Army expanding Pacific Pathways exercises in 2015

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Staff Sgt. Austen Calica, left, participates in jungle survival training in Banyuputih province, Indonesia, during the inaugural Pacific Pathways deployment Sept. 3, 2014. (U.S. Army)
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Staff Sgt. Austen Calica, left, participates in jungle survival training in Banyuputih province, Indonesia, during the inaugural Pacific Pathways deployment Sept. 3, 2014. (U.S. Army)

Army expanding Pacific Pathways exercises in 2015

by: Seth Robson | .
Stars and Stripes | .
published: December 09, 2014

CAMP ASAKA, Japan — The Army is accelerating its rebalance to the Pacific with three brigade-level Pacific Pathways deployments planned for 2015.

The missions follow this year’s four-month deployment of a brigade from Joint Base Lewis-McChord in Washington and personnel from Schofield Barracks on Hawaii to Indonesia, Malaysia and Japan.

I Corps commander Lt. Gen. Stephen R. Lanza, in Tokyo on Monday for the annual Yamasakura exercise with the Japan Ground Self Defense Force, said Pacific Pathways 2015 kicks off in March and will continue for nine months.

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The first event involves a brigade deploying to Thailand, South Korea and the Philippines to participate in the Cobra Gold, Foal Eagle and Balikatan exercises, I Corps spokesman Col. David Johnson said.

Another brigade will go to Australia, Indonesia and Malaysia to join in the Talisman Saber, Garuda Shield and Keris Strike training. A third brigade will deploy later in the year, although the locations and exercises have yet to be settled, Johnson said.

Pacific Pathways is part of the Army’s effort to develop a semi-permanent presence in the region, adding to the large forces already stationed in South Korea and Japan. The rotational forces will allow for a U.S. presence in friendly nations without the expense and political complications of permanent overseas bases.

From a larger perspective, Pathways is part of the Obama administration’s Pacific pivot, which was intended to reinvigorate America’s diplomatic, economic and military influence in the region.

The brigade-level deployments — which eventually will include I Corps troops from Alaska — are a big step up from previous engagements by the Army in the Pacific, Lanza said.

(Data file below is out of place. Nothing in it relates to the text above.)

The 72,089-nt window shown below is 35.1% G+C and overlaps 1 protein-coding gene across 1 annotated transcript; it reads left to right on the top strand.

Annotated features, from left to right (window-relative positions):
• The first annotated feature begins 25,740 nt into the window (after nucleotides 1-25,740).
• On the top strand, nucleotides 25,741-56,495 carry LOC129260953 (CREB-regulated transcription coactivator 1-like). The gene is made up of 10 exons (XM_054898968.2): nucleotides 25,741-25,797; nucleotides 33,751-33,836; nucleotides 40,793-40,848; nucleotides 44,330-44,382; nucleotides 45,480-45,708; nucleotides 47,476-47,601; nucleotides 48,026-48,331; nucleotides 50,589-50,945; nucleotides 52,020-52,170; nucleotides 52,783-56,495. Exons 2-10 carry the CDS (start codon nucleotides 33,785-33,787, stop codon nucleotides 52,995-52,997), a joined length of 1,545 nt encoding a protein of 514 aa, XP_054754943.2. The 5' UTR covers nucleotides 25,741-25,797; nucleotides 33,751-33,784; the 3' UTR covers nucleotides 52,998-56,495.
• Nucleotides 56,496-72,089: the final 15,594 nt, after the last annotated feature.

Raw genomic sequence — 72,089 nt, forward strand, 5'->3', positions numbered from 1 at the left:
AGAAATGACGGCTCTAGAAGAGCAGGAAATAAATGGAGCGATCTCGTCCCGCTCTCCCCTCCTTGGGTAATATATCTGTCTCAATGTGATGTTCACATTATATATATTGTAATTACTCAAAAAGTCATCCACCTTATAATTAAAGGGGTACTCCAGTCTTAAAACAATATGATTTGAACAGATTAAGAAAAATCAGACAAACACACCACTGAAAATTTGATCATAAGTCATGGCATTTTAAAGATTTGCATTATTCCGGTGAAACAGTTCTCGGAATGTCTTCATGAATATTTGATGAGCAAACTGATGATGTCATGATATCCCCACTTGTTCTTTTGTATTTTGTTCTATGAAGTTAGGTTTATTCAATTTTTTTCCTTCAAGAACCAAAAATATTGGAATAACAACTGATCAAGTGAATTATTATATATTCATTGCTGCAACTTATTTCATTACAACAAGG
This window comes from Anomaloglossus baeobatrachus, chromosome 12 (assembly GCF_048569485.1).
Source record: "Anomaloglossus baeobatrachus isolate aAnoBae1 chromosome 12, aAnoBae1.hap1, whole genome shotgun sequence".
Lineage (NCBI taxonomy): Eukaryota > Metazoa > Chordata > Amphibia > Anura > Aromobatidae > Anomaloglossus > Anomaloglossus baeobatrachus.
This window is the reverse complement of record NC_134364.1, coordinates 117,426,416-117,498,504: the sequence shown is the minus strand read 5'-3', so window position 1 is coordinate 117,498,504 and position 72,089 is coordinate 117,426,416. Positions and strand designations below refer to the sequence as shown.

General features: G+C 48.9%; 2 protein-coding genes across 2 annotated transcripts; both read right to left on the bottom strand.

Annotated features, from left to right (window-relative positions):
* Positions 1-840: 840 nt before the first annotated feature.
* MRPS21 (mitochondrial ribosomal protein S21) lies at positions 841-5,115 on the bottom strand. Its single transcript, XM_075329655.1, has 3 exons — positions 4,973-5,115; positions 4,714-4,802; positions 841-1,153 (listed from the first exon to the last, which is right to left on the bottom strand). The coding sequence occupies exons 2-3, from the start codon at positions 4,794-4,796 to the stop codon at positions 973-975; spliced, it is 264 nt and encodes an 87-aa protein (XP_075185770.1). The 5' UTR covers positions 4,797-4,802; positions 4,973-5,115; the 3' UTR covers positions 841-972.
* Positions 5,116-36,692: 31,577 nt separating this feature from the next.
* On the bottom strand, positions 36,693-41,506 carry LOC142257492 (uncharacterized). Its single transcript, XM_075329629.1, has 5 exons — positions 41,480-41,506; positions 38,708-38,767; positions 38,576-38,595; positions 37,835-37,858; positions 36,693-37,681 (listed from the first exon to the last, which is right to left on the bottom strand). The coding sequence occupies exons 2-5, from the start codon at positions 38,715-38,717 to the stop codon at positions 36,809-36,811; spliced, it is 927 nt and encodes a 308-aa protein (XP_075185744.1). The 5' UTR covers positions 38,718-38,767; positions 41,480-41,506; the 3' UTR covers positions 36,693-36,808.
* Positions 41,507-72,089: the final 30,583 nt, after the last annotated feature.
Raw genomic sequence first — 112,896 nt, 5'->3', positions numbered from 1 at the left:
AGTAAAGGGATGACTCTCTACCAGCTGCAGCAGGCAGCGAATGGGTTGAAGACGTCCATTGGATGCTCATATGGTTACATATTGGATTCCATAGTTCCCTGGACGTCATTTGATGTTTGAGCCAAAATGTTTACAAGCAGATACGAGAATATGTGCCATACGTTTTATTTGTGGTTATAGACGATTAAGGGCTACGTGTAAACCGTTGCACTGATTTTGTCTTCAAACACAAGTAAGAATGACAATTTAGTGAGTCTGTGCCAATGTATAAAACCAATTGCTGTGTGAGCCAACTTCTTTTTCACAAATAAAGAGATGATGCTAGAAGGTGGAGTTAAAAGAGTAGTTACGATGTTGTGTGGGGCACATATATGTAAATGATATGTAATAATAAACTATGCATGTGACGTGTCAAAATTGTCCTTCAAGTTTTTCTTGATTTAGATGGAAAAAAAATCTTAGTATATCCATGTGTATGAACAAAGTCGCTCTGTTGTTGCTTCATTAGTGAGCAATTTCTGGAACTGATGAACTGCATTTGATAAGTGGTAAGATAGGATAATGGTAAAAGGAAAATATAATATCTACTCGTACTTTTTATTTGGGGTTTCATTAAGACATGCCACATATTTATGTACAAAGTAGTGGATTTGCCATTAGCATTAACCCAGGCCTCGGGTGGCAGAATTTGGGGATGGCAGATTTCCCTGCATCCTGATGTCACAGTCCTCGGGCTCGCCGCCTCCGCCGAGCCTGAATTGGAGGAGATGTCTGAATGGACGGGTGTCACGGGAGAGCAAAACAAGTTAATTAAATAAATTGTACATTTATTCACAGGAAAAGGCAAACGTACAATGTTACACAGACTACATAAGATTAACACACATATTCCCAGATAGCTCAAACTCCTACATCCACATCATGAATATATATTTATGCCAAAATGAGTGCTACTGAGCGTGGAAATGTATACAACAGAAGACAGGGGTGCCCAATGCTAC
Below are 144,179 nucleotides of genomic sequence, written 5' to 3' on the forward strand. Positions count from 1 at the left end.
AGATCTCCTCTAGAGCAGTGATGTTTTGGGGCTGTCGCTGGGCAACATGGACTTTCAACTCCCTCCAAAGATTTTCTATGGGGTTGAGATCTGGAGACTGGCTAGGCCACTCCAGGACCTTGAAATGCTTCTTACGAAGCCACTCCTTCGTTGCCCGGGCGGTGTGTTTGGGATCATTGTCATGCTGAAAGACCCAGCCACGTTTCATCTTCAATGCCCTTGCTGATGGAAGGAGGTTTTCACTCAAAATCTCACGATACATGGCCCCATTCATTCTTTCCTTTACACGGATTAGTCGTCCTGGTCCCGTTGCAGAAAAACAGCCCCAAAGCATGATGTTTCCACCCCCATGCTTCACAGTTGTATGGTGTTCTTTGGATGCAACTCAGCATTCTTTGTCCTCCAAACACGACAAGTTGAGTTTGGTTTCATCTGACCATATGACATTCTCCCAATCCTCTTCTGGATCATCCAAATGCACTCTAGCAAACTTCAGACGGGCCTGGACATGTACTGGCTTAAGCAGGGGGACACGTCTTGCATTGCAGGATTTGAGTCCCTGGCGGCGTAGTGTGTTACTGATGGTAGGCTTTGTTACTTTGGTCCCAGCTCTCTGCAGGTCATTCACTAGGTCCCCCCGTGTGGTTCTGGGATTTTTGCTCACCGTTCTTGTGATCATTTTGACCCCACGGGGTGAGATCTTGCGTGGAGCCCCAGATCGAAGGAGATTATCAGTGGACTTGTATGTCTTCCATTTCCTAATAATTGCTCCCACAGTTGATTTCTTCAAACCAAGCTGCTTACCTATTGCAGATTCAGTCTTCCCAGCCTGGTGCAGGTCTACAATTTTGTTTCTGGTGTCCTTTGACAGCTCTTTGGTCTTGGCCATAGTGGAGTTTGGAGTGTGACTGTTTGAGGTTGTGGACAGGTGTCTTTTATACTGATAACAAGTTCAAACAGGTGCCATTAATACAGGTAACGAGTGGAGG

“In the past, we would send a small contingent to these countries,” he said. “They (exercises in the Pacific) were more about partnership building and cultural exchanges.”

Pacific Pathways involves operational training and gives soldiers the chance to do reconnaissance and build relationships with partners in the region that will stand them in good stead in an emergency, Lanza said.

“We are doing things that are tactically significant in these counties,” he said. “Pathways facilitates future operations.”

Lanza dismissed talk of a turf war between the Marine Corps and the Army over engagement in the Pacific.

“The Pacific is big enough for all the services,” he said, noting that seven of the world’s 10 largest militaries are in the region.

Soldiers rotating there for Pacific Pathways will complement what the Marines do, he said.

“All these capabilities are required in the Pacific,” he said.

Yamasakura is not part of Pacific Pathways. However, Japanese troops will be in Australia as observers at next year’s Talisman Saber exercise, and Australian observers are in Japan for Yamasakura.

Lt. Gen. Koichi Isobe, commander of Japanese Ground Self Defense Force’s Eastern Army, noted that 4,500 of his troops were exercising alongside 2,000 U.S. personnel this month.

Lanza said I Corps is working with Japan on cyber and ballistic missile defense and operational fires and sustainment during Yamasakura.

The Army is integrating ever more closely with Japanese forces, he said, noting that U.S. and Japanese personnel are sharing a common headquarters during this year’s training.

robson.seth@stripes.com
Twitter: @SethRobson1

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